On one level, this can all be read as a comment on comics and how they’d changed, but I think it also fits with the way a lot of people view the world around us today. There’s this tendency to mythologize the past, to think that everything must have been cooler and more alive back then. For conservatives, it’s the ’50s, this mythic age when Americans were strong, families were normal, and everyone was happy. For liberals, it’s usually the radical ’60s, a time when they really did believe that we could change the world. People want to get back there, but they don’t realize that image is a false construction. Back then, people had the same troubles as we do now, it’s just that those troubles get washed away in a sea of nostalgia.

What this series is really about is growing up. The passage from childhood to adulthood in our society is typically about giving up silly things, ‘childish’ things, and becoming a serious, more productive member of society. You can read the entire passage, from wacky heroes to grim / gritty, as a metaphor for our own growing up. Flex recalls hanging out with his crimefighting buddies, watching My Favorite Martian, which really sounds a lot like being a kid, not having to worry about a job or relationships, just having fun in the moment. Flex is the creation of a child, and in many ways, his purpose in the series is to incarnate the wonder we felt when looking at the world as a child, when it was easy to get lost in crazy comics and to make our own. In issue #1, Wally says that the comics he drew were so “pure.” That’s what Flex is; he’s about tapping into the idea place and coming out with something that shows a child’s new perception of the world, not an adult’s weary one.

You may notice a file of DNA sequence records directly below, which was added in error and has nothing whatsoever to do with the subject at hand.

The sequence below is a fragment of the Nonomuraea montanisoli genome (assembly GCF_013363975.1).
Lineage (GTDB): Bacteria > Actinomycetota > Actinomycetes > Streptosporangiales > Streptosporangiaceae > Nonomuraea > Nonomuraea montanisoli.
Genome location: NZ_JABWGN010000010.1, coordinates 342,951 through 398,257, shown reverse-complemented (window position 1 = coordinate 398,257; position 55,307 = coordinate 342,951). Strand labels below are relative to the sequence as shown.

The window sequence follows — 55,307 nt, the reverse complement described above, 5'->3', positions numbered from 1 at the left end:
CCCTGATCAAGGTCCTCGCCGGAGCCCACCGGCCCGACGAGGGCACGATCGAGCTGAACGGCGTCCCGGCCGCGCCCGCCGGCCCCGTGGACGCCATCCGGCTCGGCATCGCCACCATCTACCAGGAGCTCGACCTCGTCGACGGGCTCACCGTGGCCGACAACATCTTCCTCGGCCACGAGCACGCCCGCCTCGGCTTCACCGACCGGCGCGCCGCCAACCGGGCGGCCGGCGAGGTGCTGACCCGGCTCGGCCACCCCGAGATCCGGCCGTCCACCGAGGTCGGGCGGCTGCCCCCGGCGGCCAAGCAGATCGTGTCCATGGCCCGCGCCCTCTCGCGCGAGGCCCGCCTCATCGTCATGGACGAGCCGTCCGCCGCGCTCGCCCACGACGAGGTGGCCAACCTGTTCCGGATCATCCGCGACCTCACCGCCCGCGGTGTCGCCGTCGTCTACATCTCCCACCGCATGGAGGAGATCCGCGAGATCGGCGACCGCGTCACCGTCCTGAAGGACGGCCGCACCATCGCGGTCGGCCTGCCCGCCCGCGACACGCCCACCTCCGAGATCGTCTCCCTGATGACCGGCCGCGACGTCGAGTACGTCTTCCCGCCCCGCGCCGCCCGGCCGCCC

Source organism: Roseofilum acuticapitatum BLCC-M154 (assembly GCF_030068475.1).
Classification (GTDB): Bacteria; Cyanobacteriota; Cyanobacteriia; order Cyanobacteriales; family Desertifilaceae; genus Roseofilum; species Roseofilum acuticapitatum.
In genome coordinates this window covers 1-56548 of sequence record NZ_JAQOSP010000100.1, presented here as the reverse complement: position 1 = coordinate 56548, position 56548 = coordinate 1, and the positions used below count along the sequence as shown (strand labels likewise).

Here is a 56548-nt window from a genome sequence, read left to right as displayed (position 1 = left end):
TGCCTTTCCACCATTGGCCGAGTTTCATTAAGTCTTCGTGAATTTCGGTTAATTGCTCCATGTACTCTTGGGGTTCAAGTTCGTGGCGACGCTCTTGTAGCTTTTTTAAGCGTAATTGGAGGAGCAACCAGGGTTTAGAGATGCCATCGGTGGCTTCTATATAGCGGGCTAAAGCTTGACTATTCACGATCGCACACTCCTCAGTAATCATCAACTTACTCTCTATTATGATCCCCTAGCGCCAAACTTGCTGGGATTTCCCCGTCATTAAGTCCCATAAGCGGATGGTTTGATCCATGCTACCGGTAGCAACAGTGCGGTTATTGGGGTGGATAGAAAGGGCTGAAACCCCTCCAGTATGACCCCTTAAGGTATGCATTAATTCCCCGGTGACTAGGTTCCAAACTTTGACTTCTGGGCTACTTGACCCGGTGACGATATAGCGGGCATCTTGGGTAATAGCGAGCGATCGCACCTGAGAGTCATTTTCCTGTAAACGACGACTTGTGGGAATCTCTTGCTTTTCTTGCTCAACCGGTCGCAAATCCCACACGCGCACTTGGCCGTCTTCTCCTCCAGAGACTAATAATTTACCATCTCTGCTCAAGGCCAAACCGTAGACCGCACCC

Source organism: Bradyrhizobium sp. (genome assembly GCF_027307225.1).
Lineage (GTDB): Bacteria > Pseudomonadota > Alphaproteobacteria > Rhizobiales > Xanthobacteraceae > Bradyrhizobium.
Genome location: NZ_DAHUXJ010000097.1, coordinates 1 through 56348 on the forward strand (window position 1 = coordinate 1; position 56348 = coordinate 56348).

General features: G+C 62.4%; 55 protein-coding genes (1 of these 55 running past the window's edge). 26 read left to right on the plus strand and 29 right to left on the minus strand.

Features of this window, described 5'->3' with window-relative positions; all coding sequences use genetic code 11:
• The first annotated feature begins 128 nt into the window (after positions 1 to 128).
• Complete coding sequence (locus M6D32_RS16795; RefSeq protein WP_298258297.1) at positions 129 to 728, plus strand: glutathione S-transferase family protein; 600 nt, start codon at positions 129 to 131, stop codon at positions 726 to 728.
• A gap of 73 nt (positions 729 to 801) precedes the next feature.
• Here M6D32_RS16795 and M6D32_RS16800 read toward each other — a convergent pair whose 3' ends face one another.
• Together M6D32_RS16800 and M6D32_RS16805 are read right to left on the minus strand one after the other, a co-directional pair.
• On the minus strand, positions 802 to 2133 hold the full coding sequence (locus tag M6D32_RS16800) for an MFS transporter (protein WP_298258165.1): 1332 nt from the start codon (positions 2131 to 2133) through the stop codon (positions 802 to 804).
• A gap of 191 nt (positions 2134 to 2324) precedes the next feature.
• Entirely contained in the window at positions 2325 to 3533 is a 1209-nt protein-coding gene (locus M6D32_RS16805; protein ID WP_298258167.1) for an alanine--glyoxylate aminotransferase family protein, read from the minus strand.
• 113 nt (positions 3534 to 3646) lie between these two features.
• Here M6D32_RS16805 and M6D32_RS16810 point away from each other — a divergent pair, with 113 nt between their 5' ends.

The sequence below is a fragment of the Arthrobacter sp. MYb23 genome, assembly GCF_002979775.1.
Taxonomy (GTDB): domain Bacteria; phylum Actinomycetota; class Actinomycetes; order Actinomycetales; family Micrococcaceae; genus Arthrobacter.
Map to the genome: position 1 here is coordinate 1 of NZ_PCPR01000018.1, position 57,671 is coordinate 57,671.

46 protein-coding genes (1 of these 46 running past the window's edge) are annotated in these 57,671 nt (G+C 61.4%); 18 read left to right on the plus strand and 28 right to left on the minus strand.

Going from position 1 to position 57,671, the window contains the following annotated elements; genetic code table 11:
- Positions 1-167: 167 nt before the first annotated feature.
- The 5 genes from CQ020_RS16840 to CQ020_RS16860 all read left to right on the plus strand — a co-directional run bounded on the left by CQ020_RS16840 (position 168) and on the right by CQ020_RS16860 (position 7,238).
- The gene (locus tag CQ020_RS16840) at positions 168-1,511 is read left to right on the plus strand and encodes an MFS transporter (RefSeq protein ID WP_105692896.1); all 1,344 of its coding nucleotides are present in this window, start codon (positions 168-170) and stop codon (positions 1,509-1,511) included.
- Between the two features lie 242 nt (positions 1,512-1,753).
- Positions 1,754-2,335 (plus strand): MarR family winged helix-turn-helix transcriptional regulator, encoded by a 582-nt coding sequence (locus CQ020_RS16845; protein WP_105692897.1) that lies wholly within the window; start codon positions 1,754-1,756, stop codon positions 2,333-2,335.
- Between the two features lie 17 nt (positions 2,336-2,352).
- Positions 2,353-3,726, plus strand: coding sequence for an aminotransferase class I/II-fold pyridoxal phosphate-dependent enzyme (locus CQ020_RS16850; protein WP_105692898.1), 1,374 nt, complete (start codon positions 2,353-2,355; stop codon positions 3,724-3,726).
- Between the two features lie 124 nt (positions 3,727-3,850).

But the series isn’t about just cherishing the childhood point of view and creating some kind of prolonged adolescence. It’s about integrating the childhood wonder with the adult world and growing up into a synthesized whole. And as with everything in the series, there’s more than one meaning. Flex isn’t just designed to show the child’s view of the world; in a lot of ways, he’s a child’s view of what an adult should be, he’s noble and kind, the ultimate father, yet devoid of the cynicism of real adults. He calls Tiff, an obvious man dressed as a woman, “Miss.” Flex may be a conservative figure in a lot of ways, but he accepts people for who they are and accepts, without prejudice, people who deviate from the norm. I love that panel where Tiff says “Miss…” because it tells us a lot about what being a hero is. It’s not always battling a villain; sometimes it’s just simple kindness. That kind of sentiment sounds pretty cheesy, but when you play it out as well as Grant and Frank do here, it makes total sense and feels right.

Flex soon finds the Kamandi boy tripping on Krystal. They say that “it makes you feel like a Superman, but then you die.” The drug opens the door to the world underneath our one, the world where the heroes are real. I love when he says, “I just remembered how to turn on my… solo vision.” It’s not that we lost the power, it’s just that we don’t remember it anymore. This leads to a wonderfully trippy series of panels that bring him to cosmic awareness. He has moved outside the game and sees the world for what it is. While cosmically aware, he sees the super-heroes, he sees that they’re waiting to return, and it blows his mind. Like The Invisibles, it’s about evolution; “we’re like ants” next to what the super-heroes are.